The Lord our Righteousness
Jeremiah 23:5-6 and Jeremiah 33:14-16, taken together, form one of the most wonderful Messianic meditations in all the Scriptures. In chapter 23 Jeremiah writes, "Behold, the days are coming, declares the LORD, when I will raise up for David a righteous Branch, and he shall reign as king and deal wisely, and shall execute justice and righteousness in the land. In his days Judah will be saved, and Israel will dwell securely. And this is the name by which he will be called: 'The LORD is our righteousness.'" In chapter 26 he wrote, "Behold, the days are coming, declares the LORD, when I will fulfill the promise I made to the house of Israel and the house of Judah. In those days and at that time I will cause a righteous Branch to spring up for David, and he shall execute justice and righteousness in the land. In those days Judah will be saved, and Jerusalem will dwell securely. And this is the name by which she will be called: 'The LORD is our righteousness."
George Whitefield, in his sermon The Lord Our Righteousness, explained the connection between these two prophecies:
For the person mentioned in the text, under the character of the Lord, is Jesus Christ. Ver. 5, "Behold, the days come, saith the Lord, that I will raise unto David a righteous branch, a king shall reign and prosper, and shall execute judgment and justice in the earth. In his days (ver. 6) Judah shall be saved, and Israel shall dwell safely; and this is his name whereby he shall be called, The Lord our righteousness." By the righteous branch, all agree, that we are to understand Jesus Christ. He it is that is called the Lord in our text. If so, if there were no other text in the Bible to prove the divinity of Christ, this is sufficient: for if the word Lord may properly belong to Jesus Christ, he must be God. And, as you have it in the margin of your Bibles, the word Lord is in the original Jehovah, which is the essential title of God himself...For it is plain, that, by the word Lord, we are to understand the Lord Jesus Christ, who here takes to himself the title Jehovah, and therefore must be very God of very God; or, as the Apostle devoutly expresses it, "God blessed for evermore."
Here then we see the meaning of the word righteousness. It implies the active as well as passive obedience of the Lord Jesus Christ. We generally, when talking of the merits of Christ, only mention the latter, — his death; whereas, the former, — his life and active obedience, is equally necessary. Christ is not such a Savior as becomes us, unless we join both together. Christ not only died, but lived, not only suffered, but obeyed for, or instead of, poor sinners. And both these jointly make up that complete righteousness, which is to be imputed to us, as the disobedience of our first parents was made ours by imputation. In this sense, and no other, are we to understand that parallel which the apostle Paul draws, in the 5th of the Romans, between the first and second Adam. This is what he elsewhere terms, "our being made the righteousness of God in him." This is the sense wherein the Prophet would have us to understand the words of the text; therefore, Jer. 33:16, "She (i.e. the church itself) shall be called, (having this righteousness imputed to her) The Lord our righteousness." A passage, I think, worthy of the profoundest meditation of all the sons and daughters of Abraham.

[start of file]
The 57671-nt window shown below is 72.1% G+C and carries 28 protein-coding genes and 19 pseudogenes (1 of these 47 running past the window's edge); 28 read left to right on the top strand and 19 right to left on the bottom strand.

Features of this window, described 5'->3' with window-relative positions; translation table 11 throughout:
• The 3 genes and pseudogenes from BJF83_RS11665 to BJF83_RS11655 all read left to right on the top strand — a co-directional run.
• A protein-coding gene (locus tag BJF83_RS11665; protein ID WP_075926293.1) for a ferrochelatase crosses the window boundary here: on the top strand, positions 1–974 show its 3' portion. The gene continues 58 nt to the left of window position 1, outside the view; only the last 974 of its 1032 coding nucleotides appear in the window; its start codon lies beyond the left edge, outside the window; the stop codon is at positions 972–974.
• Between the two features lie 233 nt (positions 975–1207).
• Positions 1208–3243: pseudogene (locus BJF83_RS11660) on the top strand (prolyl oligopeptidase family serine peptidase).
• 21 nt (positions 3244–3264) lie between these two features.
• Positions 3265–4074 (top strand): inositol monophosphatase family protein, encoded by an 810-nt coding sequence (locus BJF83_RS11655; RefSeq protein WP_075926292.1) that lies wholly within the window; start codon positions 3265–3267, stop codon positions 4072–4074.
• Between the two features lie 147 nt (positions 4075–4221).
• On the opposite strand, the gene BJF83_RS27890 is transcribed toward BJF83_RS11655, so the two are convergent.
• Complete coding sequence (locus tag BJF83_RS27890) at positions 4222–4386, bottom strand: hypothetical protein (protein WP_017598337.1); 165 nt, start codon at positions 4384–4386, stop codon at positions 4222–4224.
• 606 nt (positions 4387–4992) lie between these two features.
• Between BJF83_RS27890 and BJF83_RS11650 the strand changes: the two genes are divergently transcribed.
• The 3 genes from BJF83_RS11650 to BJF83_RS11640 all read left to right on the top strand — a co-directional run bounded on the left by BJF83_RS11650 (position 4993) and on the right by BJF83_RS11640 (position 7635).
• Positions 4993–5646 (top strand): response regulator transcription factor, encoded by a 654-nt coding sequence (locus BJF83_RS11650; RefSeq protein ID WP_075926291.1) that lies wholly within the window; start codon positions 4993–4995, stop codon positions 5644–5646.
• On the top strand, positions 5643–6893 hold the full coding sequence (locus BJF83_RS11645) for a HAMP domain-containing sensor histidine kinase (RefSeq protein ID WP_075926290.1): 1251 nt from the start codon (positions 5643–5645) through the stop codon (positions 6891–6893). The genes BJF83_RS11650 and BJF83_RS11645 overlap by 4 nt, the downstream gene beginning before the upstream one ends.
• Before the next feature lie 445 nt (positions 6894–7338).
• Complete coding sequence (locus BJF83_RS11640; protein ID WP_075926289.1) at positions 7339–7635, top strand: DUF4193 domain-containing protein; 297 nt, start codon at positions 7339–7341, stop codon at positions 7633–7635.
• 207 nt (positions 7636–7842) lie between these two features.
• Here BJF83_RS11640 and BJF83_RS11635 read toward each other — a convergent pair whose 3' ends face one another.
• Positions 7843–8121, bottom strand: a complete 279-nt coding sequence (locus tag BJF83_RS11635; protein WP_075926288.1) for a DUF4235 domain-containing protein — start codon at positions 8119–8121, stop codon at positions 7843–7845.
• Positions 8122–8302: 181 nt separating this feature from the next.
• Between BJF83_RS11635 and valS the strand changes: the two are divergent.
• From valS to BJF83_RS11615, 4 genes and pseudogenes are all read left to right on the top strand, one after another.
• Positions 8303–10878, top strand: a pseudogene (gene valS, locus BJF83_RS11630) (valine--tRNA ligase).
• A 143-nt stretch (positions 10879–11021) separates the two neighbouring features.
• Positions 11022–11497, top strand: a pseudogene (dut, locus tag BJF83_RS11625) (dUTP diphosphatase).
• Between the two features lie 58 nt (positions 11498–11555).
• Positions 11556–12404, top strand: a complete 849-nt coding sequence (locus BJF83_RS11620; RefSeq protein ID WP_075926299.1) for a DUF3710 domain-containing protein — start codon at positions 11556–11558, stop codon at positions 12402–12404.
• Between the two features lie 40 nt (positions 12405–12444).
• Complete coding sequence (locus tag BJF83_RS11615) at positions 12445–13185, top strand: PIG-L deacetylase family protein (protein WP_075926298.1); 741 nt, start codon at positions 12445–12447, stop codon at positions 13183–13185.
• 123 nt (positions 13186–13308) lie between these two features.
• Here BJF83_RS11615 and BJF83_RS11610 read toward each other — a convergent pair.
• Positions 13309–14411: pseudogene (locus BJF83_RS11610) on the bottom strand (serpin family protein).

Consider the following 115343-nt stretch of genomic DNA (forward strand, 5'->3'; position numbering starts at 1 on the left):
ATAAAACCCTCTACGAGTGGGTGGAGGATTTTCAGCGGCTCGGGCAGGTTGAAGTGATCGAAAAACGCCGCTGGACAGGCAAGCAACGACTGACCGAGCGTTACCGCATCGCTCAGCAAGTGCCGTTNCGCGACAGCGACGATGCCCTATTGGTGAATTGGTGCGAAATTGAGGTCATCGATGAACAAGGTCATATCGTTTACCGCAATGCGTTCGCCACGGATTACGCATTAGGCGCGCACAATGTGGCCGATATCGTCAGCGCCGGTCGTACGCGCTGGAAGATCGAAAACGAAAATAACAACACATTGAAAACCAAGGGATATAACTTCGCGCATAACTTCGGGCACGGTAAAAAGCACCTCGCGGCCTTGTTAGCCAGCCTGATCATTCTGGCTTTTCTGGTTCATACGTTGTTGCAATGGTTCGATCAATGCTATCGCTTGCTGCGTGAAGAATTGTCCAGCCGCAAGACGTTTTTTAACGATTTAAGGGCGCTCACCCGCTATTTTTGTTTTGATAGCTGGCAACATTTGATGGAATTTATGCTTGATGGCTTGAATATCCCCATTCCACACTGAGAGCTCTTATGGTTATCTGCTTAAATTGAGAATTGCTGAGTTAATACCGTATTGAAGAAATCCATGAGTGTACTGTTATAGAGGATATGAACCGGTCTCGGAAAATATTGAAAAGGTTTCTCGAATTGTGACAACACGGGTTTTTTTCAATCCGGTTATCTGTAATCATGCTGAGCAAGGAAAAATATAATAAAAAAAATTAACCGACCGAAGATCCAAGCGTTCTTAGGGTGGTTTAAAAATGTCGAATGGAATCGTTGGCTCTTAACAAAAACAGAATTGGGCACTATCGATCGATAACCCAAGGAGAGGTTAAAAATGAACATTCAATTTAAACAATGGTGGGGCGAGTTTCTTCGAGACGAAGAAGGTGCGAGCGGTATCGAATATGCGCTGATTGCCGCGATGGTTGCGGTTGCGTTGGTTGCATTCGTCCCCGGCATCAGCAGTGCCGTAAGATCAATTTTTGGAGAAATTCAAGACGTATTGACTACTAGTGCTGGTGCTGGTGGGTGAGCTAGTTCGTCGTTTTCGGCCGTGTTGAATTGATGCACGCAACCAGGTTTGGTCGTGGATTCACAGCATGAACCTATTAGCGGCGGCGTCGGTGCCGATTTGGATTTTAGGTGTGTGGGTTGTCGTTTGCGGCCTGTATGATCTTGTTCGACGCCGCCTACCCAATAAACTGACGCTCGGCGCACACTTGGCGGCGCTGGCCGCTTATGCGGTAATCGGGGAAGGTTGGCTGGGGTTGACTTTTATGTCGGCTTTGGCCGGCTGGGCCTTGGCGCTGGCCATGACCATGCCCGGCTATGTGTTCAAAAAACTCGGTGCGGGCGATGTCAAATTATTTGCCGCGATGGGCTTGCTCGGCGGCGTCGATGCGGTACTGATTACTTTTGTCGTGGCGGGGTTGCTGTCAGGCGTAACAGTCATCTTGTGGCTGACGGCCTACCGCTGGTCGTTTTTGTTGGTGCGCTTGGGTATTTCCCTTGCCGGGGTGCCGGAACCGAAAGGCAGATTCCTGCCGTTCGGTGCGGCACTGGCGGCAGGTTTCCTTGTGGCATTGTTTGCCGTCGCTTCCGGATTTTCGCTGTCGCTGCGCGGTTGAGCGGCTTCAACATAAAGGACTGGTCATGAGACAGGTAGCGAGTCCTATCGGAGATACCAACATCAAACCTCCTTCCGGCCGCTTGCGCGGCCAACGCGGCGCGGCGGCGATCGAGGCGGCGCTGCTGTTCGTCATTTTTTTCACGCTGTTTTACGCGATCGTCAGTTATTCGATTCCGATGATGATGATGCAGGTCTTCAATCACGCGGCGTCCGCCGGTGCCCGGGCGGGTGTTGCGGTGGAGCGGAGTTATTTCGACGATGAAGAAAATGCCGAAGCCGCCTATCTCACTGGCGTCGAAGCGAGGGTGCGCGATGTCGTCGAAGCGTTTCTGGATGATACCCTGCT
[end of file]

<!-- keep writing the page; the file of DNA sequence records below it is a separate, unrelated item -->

Jesus Christ is our righteousness. He is the righteousness of His people because He stands in our place, fulfilling the Law of God perfectly for us and taking the wrath of God that we deserve. His righteous status is our righteous status. Our sin was imputed to Him; His righteousness has been imputed to us by faith alone. Charles Spurgeon draws our the implication of this most precious truth in his sermon Jehovah Tsidkenu:
Let us call Him so. "This is the name whereby he shall be called, the Lord our righteousness." Let us call him by this great name, which the mouth of the Lord of Hosts hath named. Let us call him—poor sinners!—even we, who are today smitten down with grief on account of sin. I want this text to be fulfilled in your ears and in your case to-day. You are guilty. Your own conscience acknowledges that the law condemns you, and you dread the penalty. Soul! he that trusteth Christ Jesus is saved, and he that believeth on him is not condemned. To every trustful spirit Christ is "the Lord our righteousness." Call him so, I pray thee. "I have no good thing of my own," sayest thou? Here is every good thing in him. "I have broken the law," sayest thou? There is His blood for thee. Believe in him, he will wash thee. "But then I have not kept the law. "There is his keeping of the law for thee. Take it, sinner, take it. Believe on him. "Oh, but I dare not," saith one. Do him the honor to dare it. "Oh, but it seems impossible." Honour him by believing the impossibility then. "Oh, but how can he save such a wretch as I am?" Soul! Christ is glorified in saving wretches. As I told you the other day, Christ cures incurable sinners; so I say now he accepts unacceptable sinners. He receives sinners that think they are not fit to be received. Only do thou trust him and say, "He shall be my righteousness to-day." "But suppose I should do it and be presumptuous? It is impossible. He bids you, he commands you. Let that be your warrant. "This is the commandment, that ye believe on Jesus Christ whom he hath sent." If you cannot say it with a loud voice, yet with the trembling silence of your soul let heaven hear it. Yes, Jesus, "All unholy and unclean, I am nothing else but sin, yet I dare with fervent venture of these quivering lips to call thee, and to call upon thee now, as the Lord my righteousness."